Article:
GUT HEALTH PANEL

  • Full blood cell count

  • Faecal Pathogen PCR (Salmonella sp, Campylobacter sp, Shigella sp, Yersinia enterocolitica, Aeromonas sp, Giardia sp, Entamoeba histolytica, Dientamoeba sp, Blastocystis sp and Cryptosporidium sp)

  • Faecal calprotectin screen (if positive, possible Inflammatory Bowel disease, Crohn’s disease, Ulcerative colitis)

  • Faecal occult blood screen (colon cancer screen)

  • Coeliac disease autoantibodies (if positive, likely coeliac disease)

  • Organic acid dysbiosis markers (markers for bacterial and fungal overgrowth)

TESTING STRATEGY

Exclude known bacterial pathogens, Inflammatory Bowel disease, Crohn’s disease, Ulcerative colitis. (If positive, the client may also wish to involve their GP). Abnormally high gut dysbiosis markers indicates the likelihood of gut dysbiosis.

 

A full blood cell count can be useful to look for increases in eosinophils (intestinal worms) or immune activation (bacterial or viral infection). Mildly raised monocyte counts may also indicate low level inflammation.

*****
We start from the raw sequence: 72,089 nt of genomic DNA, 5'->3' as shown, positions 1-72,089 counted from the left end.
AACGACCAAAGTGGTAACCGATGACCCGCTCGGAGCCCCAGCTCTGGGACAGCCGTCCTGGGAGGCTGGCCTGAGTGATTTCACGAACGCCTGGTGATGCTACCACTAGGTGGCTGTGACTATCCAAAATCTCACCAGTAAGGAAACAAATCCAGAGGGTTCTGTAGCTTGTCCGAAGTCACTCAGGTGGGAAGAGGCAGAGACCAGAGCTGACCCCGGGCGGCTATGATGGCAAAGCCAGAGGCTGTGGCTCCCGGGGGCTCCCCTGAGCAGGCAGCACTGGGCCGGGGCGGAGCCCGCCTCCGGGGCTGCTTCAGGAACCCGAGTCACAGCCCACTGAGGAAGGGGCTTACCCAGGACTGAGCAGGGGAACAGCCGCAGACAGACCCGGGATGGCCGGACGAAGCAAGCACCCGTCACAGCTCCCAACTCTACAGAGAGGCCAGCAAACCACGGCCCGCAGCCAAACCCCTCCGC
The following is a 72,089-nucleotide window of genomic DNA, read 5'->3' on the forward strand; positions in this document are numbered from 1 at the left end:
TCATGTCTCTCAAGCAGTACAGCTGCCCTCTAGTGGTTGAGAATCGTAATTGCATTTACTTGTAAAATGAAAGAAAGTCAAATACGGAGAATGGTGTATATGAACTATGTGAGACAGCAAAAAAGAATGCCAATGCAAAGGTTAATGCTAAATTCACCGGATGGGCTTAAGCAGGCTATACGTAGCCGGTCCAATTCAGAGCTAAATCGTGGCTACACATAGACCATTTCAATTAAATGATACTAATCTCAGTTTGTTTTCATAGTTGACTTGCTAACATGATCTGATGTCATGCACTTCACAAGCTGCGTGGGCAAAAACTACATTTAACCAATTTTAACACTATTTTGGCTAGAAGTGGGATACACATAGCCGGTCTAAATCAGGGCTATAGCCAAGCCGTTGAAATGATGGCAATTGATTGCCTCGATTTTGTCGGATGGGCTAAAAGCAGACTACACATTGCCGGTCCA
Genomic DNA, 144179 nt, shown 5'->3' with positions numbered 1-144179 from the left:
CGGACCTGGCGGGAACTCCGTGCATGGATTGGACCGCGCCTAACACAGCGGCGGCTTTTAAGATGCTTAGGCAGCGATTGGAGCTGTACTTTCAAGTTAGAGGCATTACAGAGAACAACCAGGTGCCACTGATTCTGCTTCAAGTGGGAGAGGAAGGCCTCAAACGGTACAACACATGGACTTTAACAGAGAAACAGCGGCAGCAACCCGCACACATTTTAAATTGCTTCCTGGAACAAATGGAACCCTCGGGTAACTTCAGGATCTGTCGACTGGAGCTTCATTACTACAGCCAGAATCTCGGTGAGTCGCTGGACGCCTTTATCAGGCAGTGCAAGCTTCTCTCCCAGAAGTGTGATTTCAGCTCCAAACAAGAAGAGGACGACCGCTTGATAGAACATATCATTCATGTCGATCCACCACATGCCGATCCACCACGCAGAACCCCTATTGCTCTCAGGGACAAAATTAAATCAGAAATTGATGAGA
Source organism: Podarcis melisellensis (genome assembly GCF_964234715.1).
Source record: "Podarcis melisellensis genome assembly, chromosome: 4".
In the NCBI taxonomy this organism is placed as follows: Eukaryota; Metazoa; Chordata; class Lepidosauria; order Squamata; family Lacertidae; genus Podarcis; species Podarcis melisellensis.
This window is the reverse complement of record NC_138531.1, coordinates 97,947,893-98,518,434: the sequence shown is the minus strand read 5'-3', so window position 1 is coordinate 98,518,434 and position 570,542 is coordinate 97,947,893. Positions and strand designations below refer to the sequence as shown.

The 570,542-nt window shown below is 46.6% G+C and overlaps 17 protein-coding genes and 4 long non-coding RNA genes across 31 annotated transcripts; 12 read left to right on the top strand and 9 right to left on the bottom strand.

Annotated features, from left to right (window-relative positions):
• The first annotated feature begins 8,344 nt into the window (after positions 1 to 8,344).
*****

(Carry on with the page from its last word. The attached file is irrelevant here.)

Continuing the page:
TREATMENTS

There are a number of treatments protocols, most of which are built around the 4Rs, remove, repair, restore, and replace. The low FODMAP diet is also popular (https://www.monashfodmap.com/ibs-central/i-have-ibs/starting-the-low-fodmap-diet/). Others advocate the use of polyphenols and oligosaccharides.

MONITORING

If abnormal, the organic acid test can be used to monitor the effectiveness of a treatment protocol. If any other test in the panel is abnormal, these tests should also be included.

ADDITIONAL TESTING

Gut dysbiosis has been linked to a number of metabolic disorders, the following panels may be useful:

  1. Cardiovascular Panel

  2. Mental Health Panel

  3. Thyroid Panel